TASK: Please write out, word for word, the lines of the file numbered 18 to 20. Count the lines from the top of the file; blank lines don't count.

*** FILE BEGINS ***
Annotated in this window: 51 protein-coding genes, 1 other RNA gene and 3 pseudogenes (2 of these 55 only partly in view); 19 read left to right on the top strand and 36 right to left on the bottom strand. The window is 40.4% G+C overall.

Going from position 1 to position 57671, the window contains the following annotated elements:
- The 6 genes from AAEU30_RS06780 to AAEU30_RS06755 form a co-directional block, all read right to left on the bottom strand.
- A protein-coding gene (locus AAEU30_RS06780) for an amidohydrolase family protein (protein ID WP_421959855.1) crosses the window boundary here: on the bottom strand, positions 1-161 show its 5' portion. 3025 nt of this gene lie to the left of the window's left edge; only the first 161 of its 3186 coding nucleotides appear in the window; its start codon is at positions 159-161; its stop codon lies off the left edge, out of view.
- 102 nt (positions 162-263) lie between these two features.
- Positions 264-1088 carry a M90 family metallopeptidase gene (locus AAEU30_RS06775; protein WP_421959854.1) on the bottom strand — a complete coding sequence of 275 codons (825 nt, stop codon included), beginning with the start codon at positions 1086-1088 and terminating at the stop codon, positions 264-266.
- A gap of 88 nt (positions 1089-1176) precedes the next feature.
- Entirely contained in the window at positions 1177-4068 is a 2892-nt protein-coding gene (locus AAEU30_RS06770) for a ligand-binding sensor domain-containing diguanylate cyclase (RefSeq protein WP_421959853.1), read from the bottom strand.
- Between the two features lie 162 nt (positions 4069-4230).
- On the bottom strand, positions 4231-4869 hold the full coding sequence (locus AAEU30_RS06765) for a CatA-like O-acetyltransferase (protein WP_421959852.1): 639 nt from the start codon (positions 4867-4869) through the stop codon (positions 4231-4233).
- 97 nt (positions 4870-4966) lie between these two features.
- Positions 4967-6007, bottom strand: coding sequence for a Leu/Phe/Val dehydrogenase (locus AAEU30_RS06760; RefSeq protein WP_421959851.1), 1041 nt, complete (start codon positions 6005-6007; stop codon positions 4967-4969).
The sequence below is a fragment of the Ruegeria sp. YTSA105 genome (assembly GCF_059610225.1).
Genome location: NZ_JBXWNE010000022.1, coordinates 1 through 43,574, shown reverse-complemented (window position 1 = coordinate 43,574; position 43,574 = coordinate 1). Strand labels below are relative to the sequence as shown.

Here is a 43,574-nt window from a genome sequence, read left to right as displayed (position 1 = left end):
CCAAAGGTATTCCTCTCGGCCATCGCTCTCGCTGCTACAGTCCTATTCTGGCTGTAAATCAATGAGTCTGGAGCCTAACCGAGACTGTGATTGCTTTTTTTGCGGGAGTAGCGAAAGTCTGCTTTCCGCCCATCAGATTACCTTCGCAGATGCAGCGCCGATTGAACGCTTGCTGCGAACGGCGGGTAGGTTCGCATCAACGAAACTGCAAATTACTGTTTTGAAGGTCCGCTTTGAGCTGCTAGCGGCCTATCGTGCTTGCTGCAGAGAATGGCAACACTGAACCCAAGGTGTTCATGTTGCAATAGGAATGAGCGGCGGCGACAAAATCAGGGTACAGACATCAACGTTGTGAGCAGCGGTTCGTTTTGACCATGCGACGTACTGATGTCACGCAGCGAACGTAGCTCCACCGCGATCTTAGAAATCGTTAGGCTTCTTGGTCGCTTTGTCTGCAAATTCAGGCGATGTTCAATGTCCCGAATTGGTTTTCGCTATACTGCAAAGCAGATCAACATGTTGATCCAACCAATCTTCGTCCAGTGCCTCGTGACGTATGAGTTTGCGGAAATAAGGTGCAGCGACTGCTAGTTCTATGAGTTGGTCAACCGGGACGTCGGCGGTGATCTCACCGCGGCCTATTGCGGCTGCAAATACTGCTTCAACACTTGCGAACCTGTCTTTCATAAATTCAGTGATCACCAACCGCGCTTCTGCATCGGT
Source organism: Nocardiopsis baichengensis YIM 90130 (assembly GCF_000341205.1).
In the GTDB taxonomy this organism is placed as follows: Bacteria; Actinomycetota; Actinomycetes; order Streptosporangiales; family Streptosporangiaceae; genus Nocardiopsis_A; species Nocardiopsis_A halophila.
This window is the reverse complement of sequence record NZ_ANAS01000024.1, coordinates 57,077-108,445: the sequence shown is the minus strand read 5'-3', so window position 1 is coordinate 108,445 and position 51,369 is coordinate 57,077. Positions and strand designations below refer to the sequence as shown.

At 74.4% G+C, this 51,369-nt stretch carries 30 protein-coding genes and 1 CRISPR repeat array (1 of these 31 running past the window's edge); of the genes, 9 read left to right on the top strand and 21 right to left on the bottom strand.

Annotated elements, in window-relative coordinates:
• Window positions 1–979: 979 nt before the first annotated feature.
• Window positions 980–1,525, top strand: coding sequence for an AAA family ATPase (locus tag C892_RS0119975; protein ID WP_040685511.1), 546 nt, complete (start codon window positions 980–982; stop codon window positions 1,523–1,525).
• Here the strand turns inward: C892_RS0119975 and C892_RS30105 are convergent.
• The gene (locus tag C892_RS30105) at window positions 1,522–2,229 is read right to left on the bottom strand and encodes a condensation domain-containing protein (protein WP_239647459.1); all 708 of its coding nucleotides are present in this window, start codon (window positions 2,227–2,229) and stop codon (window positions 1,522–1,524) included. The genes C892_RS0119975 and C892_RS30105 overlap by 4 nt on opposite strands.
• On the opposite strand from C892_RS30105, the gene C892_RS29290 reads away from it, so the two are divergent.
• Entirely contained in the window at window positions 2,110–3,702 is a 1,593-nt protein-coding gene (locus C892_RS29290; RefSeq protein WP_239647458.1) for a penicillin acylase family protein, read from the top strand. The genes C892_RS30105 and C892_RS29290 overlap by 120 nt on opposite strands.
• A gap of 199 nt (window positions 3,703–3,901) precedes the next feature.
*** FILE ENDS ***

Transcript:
In the GTDB taxonomy this organism is placed as follows: Bacteria; Actinomycetota; Actinomycetes; order Streptosporangiales; family Streptosporangiaceae; genus Nocardiopsis_A; species Nocardiopsis_A halophila.
This window is the reverse complement of sequence record NZ_ANAS01000024.1, coordinates 57,077-108,445: the sequence shown is the minus strand read 5'-3', so window position 1 is coordinate 108,445 and position 51,369 is coordinate 57,077. Positions and strand designations below refer to the sequence as shown.

At 74.4% G+C, this 51,369-nt stretch carries 30 protein-coding genes and 1 CRISPR repeat array (1 of these 31 running past the window's edge); of the genes, 9 read left to right on the top strand and 21 right to left on the bottom strand.